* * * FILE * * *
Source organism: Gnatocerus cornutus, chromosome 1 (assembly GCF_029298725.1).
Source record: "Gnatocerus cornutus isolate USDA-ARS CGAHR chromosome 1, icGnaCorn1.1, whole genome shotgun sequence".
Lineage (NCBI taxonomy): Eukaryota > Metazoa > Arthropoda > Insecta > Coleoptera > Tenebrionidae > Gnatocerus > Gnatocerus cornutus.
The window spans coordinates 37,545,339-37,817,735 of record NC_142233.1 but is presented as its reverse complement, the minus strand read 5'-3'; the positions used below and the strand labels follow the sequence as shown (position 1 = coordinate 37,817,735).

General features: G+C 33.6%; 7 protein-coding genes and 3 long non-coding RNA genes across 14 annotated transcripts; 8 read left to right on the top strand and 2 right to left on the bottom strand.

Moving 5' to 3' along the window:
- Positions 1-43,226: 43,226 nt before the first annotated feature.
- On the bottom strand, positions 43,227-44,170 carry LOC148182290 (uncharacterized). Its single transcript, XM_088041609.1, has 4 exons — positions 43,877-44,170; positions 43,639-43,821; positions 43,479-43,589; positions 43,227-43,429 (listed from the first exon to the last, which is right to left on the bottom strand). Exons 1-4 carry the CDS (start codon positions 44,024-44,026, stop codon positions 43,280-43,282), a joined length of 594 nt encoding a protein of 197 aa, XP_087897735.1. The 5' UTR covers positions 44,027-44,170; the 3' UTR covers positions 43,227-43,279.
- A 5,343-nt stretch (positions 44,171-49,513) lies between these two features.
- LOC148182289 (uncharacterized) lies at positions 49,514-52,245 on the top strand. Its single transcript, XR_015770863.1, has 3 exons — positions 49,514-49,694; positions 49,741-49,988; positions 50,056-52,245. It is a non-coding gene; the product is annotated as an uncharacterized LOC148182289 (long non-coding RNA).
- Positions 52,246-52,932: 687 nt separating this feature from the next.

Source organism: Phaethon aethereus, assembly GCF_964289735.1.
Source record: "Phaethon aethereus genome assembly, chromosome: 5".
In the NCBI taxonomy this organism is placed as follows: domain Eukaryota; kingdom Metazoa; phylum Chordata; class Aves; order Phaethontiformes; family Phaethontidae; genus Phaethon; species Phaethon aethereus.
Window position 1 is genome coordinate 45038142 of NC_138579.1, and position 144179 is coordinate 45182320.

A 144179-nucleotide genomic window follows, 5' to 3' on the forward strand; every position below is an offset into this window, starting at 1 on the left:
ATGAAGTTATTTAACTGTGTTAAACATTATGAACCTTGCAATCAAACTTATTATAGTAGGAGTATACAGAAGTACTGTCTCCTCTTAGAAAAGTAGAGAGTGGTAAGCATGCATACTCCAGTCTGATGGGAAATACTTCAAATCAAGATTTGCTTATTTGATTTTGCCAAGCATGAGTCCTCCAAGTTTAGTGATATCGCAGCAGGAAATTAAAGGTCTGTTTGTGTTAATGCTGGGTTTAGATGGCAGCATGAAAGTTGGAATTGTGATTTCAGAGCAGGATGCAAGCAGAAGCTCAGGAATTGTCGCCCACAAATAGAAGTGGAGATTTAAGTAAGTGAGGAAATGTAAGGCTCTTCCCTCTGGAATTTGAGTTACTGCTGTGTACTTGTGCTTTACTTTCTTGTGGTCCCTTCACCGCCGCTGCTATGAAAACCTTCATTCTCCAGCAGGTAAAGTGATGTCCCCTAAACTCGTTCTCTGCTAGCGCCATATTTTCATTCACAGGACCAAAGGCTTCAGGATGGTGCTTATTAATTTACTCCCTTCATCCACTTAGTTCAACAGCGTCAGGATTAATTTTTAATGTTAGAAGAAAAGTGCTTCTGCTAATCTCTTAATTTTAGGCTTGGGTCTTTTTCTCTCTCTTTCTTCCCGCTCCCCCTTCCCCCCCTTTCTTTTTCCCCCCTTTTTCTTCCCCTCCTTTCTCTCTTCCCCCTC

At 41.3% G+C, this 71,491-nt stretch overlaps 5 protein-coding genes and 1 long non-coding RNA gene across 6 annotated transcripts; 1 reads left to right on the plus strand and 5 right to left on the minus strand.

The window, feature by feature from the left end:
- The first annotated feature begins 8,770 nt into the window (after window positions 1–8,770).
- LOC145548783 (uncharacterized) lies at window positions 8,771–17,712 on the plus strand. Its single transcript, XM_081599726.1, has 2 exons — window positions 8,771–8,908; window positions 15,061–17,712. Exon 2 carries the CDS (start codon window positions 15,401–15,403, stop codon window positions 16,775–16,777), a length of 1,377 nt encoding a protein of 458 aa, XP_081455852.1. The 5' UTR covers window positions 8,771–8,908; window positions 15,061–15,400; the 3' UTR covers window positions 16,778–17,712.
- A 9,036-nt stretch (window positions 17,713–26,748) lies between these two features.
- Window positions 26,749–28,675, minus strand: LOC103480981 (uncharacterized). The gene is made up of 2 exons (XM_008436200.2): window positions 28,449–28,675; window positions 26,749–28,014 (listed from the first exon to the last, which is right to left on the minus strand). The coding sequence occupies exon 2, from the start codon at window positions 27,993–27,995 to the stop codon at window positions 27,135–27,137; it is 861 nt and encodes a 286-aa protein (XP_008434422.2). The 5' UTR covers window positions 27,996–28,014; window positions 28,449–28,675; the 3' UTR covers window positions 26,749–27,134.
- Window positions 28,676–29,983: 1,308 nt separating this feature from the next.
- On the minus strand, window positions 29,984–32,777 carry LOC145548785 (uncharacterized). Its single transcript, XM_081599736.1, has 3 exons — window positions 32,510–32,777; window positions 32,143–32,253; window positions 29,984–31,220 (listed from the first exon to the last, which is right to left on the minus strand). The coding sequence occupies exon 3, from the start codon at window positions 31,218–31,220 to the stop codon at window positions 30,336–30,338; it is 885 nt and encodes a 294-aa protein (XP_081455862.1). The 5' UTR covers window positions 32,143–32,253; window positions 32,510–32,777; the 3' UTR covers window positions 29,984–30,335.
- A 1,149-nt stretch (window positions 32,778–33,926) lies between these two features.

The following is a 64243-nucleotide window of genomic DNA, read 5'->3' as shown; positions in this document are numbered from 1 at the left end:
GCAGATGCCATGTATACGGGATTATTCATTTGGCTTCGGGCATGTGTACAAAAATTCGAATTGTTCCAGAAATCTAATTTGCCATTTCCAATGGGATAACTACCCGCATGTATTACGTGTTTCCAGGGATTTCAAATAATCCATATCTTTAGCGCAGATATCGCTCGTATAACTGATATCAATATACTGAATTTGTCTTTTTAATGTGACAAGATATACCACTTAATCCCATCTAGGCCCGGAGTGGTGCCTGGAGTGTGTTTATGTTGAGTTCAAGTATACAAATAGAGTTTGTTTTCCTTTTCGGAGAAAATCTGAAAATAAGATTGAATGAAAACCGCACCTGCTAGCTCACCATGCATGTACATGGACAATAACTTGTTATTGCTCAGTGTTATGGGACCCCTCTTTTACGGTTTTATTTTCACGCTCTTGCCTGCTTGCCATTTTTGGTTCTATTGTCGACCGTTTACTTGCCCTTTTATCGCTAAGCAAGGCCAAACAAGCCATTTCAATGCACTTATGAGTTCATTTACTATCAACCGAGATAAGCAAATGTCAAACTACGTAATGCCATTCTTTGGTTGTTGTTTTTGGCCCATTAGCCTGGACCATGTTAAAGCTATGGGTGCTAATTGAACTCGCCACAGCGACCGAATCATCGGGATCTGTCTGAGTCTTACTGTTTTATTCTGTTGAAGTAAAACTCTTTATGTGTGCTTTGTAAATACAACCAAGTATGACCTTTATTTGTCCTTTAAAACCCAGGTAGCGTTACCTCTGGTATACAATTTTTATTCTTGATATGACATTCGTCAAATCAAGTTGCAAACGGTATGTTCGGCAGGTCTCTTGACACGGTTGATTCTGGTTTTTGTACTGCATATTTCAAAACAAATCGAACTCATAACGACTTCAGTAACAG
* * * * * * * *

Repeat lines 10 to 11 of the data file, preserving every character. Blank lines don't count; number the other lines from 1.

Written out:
- LOC148182289 (uncharacterized) lies at positions 49,514-52,245 on the top strand. Its single transcript, XR_015770863.1, has 3 exons — positions 49,514-49,694; positions 49,741-49,988; positions 50,056-52,245. It is a non-coding gene; the product is annotated as an uncharacterized LOC148182289 (long non-coding RNA).
- Positions 52,246-52,932: 687 nt separating this feature from the next.